Opportunity at the Top, a new Public Impact report, offers to show “how America’s best teachers could close the gaps, raise the bar and keep our nation great.” Co-author Bryan Hassel says:
Today, great teachers reach a mere fraction of the children whom they could help, are paid a fraction of their worth, and exit teaching in numbers too large.
. . . Our nation’s best teachers should be outraged at how we have denied them the pay and career opportunities that talented professionals in other jobs enjoy.
Public education attracts some top-notch talent — but then does a poor job of keeping the best teachers and leveraging their abilities to benefit more students, concludes the report, which is funded by the Joyce Foundation. It calls for an “opportunity culture” for America’s teachers:
Adopt policies designed to disproportionately retain high-performers;
Extend the reach — and compensation — of the best teachers;
Recruit more great teachers;
Dismiss low-performing teachers who do not get results for students.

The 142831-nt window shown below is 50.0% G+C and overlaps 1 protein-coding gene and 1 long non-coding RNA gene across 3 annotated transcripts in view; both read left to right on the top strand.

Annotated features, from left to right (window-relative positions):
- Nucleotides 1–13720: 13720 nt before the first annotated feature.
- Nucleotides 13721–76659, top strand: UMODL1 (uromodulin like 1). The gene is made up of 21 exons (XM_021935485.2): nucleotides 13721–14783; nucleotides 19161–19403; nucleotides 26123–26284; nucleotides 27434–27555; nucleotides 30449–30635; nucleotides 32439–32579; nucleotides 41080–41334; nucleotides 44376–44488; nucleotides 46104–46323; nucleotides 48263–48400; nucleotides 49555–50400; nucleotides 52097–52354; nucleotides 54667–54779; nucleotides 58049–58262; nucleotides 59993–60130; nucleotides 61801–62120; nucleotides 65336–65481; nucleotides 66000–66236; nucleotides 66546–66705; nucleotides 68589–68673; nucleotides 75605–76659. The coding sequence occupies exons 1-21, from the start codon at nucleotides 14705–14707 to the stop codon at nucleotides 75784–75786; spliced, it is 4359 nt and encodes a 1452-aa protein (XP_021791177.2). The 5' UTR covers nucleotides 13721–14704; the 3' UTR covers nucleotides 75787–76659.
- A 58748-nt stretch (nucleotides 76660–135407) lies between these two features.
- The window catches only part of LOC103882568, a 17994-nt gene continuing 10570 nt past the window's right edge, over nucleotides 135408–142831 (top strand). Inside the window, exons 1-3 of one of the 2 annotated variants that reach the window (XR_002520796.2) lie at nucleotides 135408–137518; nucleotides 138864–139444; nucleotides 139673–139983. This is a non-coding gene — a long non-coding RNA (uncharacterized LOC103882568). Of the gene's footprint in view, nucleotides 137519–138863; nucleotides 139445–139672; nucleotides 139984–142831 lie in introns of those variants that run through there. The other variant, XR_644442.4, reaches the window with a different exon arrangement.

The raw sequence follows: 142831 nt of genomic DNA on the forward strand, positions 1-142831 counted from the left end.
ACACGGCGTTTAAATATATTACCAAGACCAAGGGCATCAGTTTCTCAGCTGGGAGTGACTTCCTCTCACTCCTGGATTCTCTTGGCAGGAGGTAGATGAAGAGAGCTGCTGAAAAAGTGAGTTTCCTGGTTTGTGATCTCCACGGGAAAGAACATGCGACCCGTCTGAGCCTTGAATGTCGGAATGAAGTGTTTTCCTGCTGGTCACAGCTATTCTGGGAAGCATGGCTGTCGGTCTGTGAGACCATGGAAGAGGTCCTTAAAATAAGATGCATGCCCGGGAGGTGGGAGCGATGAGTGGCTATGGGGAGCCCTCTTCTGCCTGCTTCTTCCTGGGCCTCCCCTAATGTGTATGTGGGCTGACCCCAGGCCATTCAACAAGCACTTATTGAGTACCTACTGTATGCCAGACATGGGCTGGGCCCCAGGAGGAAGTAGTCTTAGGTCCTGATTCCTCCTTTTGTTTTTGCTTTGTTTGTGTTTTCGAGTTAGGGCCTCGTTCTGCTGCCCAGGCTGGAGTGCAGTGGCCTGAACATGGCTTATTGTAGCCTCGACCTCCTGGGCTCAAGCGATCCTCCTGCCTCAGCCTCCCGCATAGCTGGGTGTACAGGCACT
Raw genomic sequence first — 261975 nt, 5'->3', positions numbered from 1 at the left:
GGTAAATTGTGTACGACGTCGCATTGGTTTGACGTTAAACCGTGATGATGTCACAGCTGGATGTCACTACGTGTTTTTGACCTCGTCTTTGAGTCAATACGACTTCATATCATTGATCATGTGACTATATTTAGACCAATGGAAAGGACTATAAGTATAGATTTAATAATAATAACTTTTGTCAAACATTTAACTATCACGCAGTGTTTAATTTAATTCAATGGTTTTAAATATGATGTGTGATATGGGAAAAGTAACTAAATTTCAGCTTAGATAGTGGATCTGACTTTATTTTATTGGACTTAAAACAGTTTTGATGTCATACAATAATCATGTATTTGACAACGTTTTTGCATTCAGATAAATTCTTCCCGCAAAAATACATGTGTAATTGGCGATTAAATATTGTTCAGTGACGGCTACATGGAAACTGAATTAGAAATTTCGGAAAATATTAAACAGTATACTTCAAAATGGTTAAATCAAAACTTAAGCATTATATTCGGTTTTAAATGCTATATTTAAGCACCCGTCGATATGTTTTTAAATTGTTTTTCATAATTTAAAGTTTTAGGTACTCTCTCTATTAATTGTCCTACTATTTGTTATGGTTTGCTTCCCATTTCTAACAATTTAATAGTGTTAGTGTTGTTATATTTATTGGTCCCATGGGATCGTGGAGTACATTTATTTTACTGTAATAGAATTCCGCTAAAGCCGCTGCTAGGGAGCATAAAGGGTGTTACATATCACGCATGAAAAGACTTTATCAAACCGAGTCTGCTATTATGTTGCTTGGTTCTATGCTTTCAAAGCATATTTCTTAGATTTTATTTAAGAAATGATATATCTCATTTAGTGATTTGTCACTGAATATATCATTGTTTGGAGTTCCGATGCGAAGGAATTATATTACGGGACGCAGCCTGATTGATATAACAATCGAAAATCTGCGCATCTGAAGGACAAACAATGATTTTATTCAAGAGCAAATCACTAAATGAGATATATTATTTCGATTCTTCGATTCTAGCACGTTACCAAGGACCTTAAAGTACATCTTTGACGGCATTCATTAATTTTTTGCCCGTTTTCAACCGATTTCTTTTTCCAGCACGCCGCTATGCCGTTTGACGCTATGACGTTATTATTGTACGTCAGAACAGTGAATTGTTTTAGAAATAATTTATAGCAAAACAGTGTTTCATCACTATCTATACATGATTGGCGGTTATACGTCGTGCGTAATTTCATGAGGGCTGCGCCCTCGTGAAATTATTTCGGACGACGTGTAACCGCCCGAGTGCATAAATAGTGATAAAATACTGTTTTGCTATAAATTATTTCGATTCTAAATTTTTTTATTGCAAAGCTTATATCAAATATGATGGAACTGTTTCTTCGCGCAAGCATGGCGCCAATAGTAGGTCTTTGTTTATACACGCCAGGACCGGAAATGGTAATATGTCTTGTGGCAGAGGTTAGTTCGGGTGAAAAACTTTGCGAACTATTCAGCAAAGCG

Public Impact has also released 3X for All: Extending the Reach of Education’s Best, which is funded by the Charles and Helen Schwab Foundation.
Prioritize effectiveness, not seniority, when deciding on teacher layoffs, says a new Education Trust West policy brief.
In the lowest performing 10 percent of schools in California, the average teacher has more than 11 years of experience, Ed Trust West found. “Our highest need schools and students need effective teachers, regardless of how many years those teachers have been in the classroom,” says Arun Ramanathan, executive director of the nonprofit.
At a conference at Harvard’s Program on Education Policy and Governance, Munich University economist Ludger Woessmann presented a paper on pay for teachers in 28 industrialized countries: Countries with merit-pay policies perform 0.25 standard deviations higher on an international math and science test than students in countries without such policies. That represents a full year of learning, writes Paul Peterson.